Today, it’s more practical than ever to sell goods and services across the globe. Most of the world’s potential consumers are outside of the United States, and the global affinity for Made in USA products and services is second to none. Many exporters continue to boost their bottom line and build their competitiveness by selling to world markets, and you can too. U.S. small and medium-sized companies—firms with fewer than 500 employees —account for 98 percent of the nearly 280,000 exporting businesses. The internet, improved logistics options, and array of federal, state, and local export assistance has made exporting more viable for even the smallest businesses. In 2019, the value of U.S. goods and services exports was an impressive $2.5 trillion. And as thousands of exporters can attest, diversifying your customer base through exporting can help to weather changes in the domestic and global economies.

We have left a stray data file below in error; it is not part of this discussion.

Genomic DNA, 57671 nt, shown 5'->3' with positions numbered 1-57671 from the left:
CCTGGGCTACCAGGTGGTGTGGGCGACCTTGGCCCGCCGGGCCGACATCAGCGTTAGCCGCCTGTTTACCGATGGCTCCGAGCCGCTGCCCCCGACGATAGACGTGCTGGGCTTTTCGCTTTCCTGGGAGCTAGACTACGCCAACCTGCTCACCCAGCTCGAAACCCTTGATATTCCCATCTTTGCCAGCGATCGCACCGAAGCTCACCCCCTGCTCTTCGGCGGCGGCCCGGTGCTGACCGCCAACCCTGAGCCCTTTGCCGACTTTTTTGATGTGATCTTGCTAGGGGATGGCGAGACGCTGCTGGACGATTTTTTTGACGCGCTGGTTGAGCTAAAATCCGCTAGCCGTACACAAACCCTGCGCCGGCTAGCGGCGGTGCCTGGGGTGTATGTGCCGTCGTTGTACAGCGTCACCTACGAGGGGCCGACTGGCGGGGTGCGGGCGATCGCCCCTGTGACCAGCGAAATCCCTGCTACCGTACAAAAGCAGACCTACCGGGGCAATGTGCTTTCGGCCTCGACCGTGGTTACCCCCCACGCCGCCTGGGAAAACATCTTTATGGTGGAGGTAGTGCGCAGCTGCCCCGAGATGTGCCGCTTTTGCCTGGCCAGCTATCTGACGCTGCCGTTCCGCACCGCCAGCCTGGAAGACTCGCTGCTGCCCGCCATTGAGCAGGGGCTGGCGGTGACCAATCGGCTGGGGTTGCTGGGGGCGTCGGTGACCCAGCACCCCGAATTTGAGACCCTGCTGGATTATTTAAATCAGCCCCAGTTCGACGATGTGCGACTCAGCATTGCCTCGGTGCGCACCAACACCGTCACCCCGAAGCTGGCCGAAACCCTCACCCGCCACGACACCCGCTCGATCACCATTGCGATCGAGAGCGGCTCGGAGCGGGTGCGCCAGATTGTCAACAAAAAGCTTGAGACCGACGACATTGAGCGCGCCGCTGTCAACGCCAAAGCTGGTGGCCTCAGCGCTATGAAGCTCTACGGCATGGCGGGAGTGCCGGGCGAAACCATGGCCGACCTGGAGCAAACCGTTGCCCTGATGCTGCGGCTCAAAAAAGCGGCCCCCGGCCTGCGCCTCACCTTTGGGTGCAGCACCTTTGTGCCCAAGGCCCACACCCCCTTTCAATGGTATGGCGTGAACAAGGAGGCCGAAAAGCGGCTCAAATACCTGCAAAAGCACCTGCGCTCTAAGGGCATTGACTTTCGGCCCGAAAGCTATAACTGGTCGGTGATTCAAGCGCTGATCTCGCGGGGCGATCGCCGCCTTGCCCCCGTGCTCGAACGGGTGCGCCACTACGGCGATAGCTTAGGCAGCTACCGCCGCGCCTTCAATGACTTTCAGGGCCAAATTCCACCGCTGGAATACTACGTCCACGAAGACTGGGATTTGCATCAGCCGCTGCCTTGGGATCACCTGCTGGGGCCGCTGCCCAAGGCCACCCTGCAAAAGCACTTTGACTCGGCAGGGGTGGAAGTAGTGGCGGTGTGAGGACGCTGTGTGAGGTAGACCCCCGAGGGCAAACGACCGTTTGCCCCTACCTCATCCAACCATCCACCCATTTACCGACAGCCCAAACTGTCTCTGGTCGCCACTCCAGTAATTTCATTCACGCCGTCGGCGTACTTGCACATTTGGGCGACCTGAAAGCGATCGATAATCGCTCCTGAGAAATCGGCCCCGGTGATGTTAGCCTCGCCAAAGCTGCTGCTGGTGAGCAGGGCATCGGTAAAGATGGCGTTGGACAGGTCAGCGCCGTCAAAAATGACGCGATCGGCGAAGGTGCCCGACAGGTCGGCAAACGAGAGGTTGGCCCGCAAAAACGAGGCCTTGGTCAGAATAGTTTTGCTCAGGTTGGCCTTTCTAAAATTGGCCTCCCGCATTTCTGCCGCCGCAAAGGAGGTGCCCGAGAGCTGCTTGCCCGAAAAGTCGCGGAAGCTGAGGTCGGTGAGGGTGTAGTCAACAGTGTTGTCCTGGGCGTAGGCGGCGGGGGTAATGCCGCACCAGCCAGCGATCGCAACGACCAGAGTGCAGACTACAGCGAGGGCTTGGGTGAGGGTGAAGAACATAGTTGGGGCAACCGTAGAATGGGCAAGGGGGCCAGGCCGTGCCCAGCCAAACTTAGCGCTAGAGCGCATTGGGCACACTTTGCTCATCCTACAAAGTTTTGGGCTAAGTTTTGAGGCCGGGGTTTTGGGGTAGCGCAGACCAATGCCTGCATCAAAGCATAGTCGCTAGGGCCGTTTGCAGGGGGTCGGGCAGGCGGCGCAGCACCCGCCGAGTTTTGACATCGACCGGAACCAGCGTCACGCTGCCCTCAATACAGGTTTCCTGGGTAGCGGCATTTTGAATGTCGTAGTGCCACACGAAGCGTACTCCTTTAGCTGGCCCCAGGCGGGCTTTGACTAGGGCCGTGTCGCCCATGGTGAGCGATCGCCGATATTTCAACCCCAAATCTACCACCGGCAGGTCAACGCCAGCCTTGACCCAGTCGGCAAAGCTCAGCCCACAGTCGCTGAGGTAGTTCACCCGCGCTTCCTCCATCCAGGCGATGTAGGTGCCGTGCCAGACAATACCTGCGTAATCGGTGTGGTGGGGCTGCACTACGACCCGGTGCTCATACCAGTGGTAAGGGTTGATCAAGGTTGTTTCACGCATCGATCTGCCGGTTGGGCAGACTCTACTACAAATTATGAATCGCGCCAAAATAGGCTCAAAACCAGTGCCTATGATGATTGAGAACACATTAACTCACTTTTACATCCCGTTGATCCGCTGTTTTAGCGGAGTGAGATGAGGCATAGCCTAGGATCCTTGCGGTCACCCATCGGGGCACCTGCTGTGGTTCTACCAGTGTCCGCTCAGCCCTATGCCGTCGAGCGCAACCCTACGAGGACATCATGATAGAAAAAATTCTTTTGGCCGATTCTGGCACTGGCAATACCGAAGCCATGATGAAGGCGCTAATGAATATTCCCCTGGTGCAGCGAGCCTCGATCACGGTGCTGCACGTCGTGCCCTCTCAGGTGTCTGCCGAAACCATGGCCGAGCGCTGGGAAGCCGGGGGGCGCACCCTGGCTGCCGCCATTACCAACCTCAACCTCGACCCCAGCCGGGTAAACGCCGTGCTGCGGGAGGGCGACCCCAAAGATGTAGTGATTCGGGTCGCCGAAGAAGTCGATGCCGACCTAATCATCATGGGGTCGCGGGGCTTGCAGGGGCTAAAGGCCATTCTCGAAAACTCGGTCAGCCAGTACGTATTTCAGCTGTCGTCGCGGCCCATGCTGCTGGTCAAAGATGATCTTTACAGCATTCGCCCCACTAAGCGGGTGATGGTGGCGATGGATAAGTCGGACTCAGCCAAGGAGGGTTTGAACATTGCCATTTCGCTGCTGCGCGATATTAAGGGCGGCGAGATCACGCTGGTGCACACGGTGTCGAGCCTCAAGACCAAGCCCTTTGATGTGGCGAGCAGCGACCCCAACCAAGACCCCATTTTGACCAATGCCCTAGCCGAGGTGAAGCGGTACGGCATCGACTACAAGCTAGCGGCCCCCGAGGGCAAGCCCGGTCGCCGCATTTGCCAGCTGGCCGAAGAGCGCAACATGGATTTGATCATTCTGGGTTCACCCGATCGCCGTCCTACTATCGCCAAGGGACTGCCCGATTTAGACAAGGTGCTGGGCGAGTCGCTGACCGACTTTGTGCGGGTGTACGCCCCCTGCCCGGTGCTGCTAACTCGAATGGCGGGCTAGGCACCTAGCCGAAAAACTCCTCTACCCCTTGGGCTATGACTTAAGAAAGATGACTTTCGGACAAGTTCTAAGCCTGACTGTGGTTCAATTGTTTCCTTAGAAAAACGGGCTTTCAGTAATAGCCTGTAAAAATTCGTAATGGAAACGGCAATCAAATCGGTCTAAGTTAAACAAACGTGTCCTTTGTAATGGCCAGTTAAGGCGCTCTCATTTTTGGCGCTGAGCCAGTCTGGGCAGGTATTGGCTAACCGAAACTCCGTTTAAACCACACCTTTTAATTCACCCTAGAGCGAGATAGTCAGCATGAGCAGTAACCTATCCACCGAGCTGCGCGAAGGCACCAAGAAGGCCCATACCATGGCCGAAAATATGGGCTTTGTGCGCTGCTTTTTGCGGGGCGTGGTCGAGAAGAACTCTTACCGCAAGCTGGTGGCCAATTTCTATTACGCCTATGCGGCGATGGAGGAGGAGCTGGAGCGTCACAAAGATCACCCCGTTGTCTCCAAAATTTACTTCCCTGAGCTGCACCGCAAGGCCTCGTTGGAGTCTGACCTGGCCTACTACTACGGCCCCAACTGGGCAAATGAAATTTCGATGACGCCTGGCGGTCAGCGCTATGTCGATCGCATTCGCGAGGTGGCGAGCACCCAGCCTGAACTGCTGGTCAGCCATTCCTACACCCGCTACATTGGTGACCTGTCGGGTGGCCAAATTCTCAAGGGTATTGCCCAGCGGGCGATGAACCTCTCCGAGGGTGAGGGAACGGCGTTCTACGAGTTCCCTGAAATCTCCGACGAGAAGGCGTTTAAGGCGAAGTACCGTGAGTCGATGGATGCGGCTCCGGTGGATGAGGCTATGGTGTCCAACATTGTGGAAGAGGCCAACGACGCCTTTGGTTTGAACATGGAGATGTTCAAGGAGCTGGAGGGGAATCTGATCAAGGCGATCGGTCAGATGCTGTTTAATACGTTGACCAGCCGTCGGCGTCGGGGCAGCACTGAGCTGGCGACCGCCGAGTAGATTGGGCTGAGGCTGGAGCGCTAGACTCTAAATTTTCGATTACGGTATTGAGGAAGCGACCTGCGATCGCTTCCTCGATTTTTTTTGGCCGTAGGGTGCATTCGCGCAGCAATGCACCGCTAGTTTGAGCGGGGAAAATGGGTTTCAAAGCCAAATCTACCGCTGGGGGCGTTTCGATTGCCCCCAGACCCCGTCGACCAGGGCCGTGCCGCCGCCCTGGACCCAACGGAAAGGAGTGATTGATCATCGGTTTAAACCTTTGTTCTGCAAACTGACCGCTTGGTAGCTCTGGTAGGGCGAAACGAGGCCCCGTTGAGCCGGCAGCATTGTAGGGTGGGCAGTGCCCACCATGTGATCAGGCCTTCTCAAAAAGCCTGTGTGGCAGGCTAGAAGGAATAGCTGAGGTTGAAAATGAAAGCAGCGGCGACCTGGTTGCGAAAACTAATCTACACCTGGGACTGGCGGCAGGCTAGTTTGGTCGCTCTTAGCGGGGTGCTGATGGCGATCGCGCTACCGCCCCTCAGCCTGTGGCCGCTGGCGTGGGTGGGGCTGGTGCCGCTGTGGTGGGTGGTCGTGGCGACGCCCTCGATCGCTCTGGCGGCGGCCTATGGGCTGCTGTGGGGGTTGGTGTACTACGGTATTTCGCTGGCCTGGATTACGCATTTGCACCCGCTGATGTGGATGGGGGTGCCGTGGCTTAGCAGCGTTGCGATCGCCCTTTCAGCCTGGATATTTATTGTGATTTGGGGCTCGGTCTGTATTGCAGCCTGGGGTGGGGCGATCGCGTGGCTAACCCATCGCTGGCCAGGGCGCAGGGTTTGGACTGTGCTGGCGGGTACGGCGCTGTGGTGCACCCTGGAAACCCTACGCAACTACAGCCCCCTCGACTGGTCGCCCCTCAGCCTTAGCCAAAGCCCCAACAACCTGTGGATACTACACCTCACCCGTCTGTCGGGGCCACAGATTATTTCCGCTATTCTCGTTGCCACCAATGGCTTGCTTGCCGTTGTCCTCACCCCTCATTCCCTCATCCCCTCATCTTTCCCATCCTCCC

If you are looking to export you may have asked yourself, "Is it worth all the effort?" Exporting can be one of the best ways to expand your business:
- Grow your bottom line (companies that export are 17 percent more profitable than those that don’t).
- Smooth your business cycles, including seasonal differences.
- Use production capabilities fully.
- Defend your domestic market.
- Increase your competitiveness in all markets.
- Increase the value of your intellectual property should you choose to license it.
- Increase the value of your business should you choose to sell it.
As the volume of trade grows and barriers to trade fall, competition in a company’s domestic market intensifies, particularly from foreign competitors. Competition in our own backyard and enter new markets for our products and services overseas: